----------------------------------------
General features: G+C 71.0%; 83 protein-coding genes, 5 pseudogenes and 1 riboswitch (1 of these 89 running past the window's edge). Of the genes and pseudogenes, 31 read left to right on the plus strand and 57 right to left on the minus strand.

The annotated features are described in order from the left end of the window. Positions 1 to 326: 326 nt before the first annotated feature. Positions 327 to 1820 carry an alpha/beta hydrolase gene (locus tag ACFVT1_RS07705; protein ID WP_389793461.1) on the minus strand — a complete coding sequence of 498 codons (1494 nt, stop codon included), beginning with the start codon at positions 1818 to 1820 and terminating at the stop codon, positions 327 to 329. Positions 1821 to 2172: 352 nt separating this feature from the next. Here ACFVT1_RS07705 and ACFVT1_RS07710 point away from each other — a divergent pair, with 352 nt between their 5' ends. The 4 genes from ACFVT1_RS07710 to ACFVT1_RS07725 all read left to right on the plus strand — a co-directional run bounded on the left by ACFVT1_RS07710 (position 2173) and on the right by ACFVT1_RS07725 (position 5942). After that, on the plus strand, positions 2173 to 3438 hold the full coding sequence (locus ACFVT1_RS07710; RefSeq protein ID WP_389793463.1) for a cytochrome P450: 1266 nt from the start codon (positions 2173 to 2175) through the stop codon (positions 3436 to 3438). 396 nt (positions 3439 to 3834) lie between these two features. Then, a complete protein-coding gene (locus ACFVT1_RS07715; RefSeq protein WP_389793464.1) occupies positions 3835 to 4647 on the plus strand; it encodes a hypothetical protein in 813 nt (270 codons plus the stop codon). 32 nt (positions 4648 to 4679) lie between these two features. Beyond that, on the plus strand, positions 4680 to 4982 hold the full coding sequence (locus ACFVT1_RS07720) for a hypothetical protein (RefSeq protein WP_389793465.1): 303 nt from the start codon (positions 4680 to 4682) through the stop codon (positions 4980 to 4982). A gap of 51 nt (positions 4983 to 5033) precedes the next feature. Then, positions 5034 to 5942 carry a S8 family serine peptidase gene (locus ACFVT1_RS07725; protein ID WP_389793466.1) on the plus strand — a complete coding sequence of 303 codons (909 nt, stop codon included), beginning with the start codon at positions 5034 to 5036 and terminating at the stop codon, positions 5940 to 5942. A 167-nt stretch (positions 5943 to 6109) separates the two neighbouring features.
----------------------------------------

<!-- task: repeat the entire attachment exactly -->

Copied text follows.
General features: G+C 71.0%; 83 protein-coding genes, 5 pseudogenes and 1 riboswitch (1 of these 89 running past the window's edge). Of the genes and pseudogenes, 31 read left to right on the plus strand and 57 right to left on the minus strand.

The annotated features are described in order from the left end of the window. Positions 1 to 326: 326 nt before the first annotated feature. Positions 327 to 1820 carry an alpha/beta hydrolase gene (locus tag ACFVT1_RS07705; protein ID WP_389793461.1) on the minus strand — a complete coding sequence of 498 codons (1494 nt, stop codon included), beginning with the start codon at positions 1818 to 1820 and terminating at the stop codon, positions 327 to 329. Positions 1821 to 2172: 352 nt separating this feature from the next. Here ACFVT1_RS07705 and ACFVT1_RS07710 point away from each other — a divergent pair, with 352 nt between their 5' ends. The 4 genes from ACFVT1_RS07710 to ACFVT1_RS07725 all read left to right on the plus strand — a co-directional run bounded on the left by ACFVT1_RS07710 (position 2173) and on the right by ACFVT1_RS07725 (position 5942). After that, on the plus strand, positions 2173 to 3438 hold the full coding sequence (locus ACFVT1_RS07710; RefSeq protein ID WP_389793463.1) for a cytochrome P450: 1266 nt from the start codon (positions 2173 to 2175) through the stop codon (positions 3436 to 3438). 396 nt (positions 3439 to 3834) lie between these two features. Then, a complete protein-coding gene (locus ACFVT1_RS07715; RefSeq protein WP_389793464.1) occupies positions 3835 to 4647 on the plus strand; it encodes a hypothetical protein in 813 nt (270 codons plus the stop codon). 32 nt (positions 4648 to 4679) lie between these two features. Beyond that, on the plus strand, positions 4680 to 4982 hold the full coding sequence (locus ACFVT1_RS07720) for a hypothetical protein (RefSeq protein WP_389793465.1): 303 nt from the start codon (positions 4680 to 4682) through the stop codon (positions 4980 to 4982). A gap of 51 nt (positions 4983 to 5033) precedes the next feature. Then, positions 5034 to 5942 carry a S8 family serine peptidase gene (locus ACFVT1_RS07725; protein ID WP_389793466.1) on the plus strand — a complete coding sequence of 303 codons (909 nt, stop codon included), beginning with the start codon at positions 5034 to 5036 and terminating at the stop codon, positions 5940 to 5942. A 167-nt stretch (positions 5943 to 6109) separates the two neighbouring features.